In what is the latest of a series of large-scale protests in the Hungarian capital, yesterday thousands took to the streets to demonstrate against recent actions and policies of the ruling Fidesz-KDNP coalition government.
Protesters crossing Budapest’s Liberty Bridge, heading toward the Parliament (Photo: Huffington Post/Dora Papp)
Anti-government civil groups held a protest under the motto “We won’t let go of our future; we’re here to stay!” According to Hungarian news site Index.hu, protesters numbered in the thousands.
Chief among the demonstrators’ grievances are the government’s controversial “Lex CEU” higher-education amendment, as well as planned legislation that would target NGOs that receive foreign funding.
Protesters marched from the Budapest University of Technology and Economics (BME) in Buda, to the Parliament building in Pest.
Henriett Dinok, head of the Romaversitas Foundation, described the positive impact that CEU has had in integrating Hungary’s Roma community into society. She also told participants gathered in front of BME that “it is not Brussels that should be stopped but our parasitic oligarchs”.
Katalin Lukacsi, a former KDNP Member of Parliament, noted she had recently quit parliament, citing the way in which the government handled refugees, and in protest against the “extermination” of leftist-leaning daily Nepszabadsag, as well as Hungary’s recent law “aimed against” the Central European University in Budapest.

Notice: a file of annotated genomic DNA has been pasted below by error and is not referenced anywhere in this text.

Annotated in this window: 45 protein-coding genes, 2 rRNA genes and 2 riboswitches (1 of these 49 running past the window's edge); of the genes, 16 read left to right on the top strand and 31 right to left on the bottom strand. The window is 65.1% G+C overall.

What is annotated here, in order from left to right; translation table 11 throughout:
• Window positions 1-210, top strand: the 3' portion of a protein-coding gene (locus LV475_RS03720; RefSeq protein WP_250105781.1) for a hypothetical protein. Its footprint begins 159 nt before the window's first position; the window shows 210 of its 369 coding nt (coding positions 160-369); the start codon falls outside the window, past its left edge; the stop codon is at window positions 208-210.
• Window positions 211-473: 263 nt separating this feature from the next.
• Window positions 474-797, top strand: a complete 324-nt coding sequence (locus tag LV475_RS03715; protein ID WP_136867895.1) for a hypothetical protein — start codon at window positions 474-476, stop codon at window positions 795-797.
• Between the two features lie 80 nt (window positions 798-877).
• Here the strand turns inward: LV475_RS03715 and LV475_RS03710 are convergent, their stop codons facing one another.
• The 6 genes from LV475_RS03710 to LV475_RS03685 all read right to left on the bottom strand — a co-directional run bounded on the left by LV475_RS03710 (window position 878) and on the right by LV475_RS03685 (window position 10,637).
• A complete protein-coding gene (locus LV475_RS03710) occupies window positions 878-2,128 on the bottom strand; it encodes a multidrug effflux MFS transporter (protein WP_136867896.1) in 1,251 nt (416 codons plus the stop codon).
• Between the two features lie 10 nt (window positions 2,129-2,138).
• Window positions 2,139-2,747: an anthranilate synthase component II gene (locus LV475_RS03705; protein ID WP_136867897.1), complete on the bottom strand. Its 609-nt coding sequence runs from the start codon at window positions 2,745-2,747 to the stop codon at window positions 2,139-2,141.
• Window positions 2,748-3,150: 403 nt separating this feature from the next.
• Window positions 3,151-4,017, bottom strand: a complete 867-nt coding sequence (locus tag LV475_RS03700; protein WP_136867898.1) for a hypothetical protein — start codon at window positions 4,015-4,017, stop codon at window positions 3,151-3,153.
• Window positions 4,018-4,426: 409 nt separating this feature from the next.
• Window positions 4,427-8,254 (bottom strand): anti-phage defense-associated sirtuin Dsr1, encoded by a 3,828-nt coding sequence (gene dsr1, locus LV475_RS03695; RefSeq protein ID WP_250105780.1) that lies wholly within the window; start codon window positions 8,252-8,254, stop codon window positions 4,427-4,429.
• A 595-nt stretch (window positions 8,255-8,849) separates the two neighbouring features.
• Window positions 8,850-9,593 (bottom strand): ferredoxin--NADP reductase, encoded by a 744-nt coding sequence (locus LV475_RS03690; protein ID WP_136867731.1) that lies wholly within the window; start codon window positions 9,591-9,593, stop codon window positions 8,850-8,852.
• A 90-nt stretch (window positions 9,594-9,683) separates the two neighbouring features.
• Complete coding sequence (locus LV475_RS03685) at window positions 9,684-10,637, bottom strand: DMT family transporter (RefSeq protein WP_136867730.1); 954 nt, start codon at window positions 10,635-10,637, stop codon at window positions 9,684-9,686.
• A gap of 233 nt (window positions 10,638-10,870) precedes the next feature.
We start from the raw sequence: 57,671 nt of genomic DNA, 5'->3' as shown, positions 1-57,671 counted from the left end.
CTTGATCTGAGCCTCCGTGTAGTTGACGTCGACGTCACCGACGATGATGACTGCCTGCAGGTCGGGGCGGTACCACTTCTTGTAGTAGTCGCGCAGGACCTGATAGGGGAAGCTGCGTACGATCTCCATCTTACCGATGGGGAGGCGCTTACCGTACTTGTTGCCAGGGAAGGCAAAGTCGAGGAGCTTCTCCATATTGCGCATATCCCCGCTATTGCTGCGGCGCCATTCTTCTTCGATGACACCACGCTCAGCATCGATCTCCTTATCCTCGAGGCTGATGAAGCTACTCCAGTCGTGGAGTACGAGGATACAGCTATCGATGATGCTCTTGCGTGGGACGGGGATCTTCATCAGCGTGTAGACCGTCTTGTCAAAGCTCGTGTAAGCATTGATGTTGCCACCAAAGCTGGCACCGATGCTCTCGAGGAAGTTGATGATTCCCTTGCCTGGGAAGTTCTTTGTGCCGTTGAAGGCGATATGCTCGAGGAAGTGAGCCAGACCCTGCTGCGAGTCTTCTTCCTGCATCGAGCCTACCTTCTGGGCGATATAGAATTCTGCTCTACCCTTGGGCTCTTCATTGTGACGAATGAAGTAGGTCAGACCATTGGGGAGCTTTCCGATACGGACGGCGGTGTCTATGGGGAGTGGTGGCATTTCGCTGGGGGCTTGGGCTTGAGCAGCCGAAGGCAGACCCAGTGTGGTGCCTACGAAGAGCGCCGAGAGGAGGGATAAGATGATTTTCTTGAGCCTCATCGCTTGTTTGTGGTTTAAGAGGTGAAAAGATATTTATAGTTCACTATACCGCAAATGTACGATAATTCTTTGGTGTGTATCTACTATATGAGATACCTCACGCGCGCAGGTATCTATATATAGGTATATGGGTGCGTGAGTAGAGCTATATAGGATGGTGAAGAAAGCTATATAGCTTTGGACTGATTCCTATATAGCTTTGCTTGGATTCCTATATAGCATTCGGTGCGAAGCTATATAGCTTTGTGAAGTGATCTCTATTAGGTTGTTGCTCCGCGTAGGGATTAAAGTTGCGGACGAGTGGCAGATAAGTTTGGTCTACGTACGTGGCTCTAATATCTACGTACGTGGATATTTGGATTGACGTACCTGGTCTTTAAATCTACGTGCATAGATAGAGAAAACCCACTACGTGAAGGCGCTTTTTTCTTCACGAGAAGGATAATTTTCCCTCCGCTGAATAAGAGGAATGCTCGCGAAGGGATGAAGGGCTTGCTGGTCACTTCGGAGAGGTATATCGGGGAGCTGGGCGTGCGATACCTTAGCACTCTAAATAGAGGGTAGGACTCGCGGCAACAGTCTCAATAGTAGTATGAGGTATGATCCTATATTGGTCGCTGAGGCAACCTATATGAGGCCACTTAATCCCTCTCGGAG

While the Orbán government claims that the “Lex CEU” is meant to address “irregularities” among foreign universities operating in Budapest, the legislation is widely perceived as targeting on institution in particular: The Central European University (CEU), which was founded by Soros a quarter-century ago, and routinely ranks as the best university in Hungary.
The government’s move has been met with widespread criticism and concern. Politicians, academic institutions, and researchers around the world have expressed their support for CEU and their condemnation of the Hungarian government’s actions; the list of CEU supporters stretches from Hungarian EU Commissioner and Fidesz member Tibor Navracsics, to the President of the Hungarian Academy of Sciences, to leaders at international universities like Princeton, Oxford, and Duke, to the US Department of State, to 17 Nobel prize winners and hundreds of prominent academics.
Even more recently, the European Parliament voted to launch Article 7 procedures against Hungary due to what Members of the European Parliament (MEPs) have described as “serious deterioration of rule of law and democracy” in the country. The “Lex CEU” is one of the EP’s chief concerns regarding the Orbán government.
Protesters gathered in front of the Hungarian Parliament in Budapest (Photo: Huffington Post/ Dora Papp)
In a statement, Central European University reacted to the demonstration, writing that
Yesterday several thousands of people marched in defense of academic freedom and free universities in the streets of Budapest, and parallel demonstrations were held in Hungarian cities including Szeged, as well as Cambridge, Barcelona, and other cities. CEU is deeply touched by the support.
The university also quoted from CEU research fellow Mate Lengyel’s speech at yesterday’s demonstration. Addressing the crowd, Lengyel said that